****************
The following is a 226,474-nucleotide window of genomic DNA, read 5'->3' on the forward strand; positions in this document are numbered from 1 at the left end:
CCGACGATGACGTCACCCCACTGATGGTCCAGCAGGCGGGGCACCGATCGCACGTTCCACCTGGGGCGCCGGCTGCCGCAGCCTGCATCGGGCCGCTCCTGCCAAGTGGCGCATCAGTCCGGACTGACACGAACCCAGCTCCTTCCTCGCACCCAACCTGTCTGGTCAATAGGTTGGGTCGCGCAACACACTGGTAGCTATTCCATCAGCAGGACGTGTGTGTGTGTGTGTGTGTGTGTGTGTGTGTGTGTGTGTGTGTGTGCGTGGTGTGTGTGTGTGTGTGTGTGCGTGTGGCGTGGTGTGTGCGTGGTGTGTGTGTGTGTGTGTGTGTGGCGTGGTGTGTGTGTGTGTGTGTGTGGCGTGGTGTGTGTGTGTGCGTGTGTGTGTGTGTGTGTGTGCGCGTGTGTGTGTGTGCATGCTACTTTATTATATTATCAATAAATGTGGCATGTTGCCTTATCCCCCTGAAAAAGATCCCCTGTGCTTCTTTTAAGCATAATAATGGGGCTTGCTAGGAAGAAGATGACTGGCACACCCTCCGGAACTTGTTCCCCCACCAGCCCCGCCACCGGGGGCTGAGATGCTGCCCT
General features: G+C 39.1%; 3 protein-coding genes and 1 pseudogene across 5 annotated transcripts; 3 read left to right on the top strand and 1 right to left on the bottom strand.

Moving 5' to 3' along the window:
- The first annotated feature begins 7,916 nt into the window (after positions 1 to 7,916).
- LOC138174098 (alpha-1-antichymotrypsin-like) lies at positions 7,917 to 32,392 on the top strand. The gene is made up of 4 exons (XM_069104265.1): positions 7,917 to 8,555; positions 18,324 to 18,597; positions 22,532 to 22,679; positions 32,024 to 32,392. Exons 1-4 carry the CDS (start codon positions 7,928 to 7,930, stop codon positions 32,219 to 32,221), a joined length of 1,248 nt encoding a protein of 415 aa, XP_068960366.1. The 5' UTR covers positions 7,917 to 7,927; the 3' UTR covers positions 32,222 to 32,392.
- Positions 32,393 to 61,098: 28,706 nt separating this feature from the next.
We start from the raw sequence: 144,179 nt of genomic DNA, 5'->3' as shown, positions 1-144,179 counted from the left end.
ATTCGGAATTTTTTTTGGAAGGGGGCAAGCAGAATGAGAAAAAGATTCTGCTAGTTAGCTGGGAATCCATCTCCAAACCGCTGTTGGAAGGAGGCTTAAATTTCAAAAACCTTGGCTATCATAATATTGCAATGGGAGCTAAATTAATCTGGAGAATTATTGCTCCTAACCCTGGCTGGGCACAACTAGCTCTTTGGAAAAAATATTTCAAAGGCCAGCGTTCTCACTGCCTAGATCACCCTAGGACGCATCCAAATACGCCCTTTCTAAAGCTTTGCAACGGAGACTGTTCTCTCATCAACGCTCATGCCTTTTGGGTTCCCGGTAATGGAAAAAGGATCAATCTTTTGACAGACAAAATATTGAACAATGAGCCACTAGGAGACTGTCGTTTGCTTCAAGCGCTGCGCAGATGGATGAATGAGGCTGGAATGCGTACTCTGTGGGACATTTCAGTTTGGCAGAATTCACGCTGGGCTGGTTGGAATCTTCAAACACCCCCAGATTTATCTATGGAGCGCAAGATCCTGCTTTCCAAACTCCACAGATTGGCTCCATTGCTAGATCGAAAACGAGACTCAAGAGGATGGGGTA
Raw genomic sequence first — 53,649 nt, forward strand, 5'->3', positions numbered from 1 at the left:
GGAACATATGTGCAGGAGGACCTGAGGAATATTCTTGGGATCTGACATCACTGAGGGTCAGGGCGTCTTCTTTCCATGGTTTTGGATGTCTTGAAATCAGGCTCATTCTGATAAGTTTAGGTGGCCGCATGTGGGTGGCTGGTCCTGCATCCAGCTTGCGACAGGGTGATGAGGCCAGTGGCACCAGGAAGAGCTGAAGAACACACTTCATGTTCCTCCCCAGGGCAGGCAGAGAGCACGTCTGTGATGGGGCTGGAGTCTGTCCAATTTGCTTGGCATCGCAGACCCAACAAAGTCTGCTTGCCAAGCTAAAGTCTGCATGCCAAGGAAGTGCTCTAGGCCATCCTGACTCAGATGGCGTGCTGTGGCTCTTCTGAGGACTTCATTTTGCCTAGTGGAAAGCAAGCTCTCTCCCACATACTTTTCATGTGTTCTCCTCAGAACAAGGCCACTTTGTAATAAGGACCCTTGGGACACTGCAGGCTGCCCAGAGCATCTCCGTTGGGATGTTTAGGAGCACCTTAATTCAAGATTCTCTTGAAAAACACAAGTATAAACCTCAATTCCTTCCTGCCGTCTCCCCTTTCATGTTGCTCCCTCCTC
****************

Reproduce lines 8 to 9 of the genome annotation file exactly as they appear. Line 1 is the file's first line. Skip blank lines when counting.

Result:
We start from the raw sequence: 144,179 nt of genomic DNA, 5'->3' as shown, positions 1-144,179 counted from the left end.
ATTCGGAATTTTTTTTGGAAGGGGGCAAGCAGAATGAGAAAAAGATTCTGCTAGTTAGCTGGGAATCCATCTCCAAACCGCTGTTGGAAGGAGGCTTAAATTTCAAAAACCTTGGCTATCATAATATTGCAATGGGAGCTAAATTAATCTGGAGAATTATTGCTCCTAACCCTGGCTGGGCACAACTAGCTCTTTGGAAAAAATATTTCAAAGGCCAGCGTTCTCACTGCCTAGATCACCCTAGGACGCATCCAAATACGCCCTTTCTAAAGCTTTGCAACGGAGACTGTTCTCTCATCAACGCTCATGCCTTTTGGGTTCCCGGTAATGGAAAAAGGATCAATCTTTTGACAGACAAAATATTGAACAATGAGCCACTAGGAGACTGTCGTTTGCTTCAAGCGCTGCGCAGATGGATGAATGAGGCTGGAATGCGTACTCTGTGGGACATTTCAGTTTGGCAGAATTCACGCTGGGCTGGTTGGAATCTTCAAACACCCCCAGATTTATCTATGGAGCGCAAGATCCTGCTTTCCAAACTCCACAGATTGGCTCCATTGCTAGATCGAAAACGAGACTCAAGAGGATGGGGTA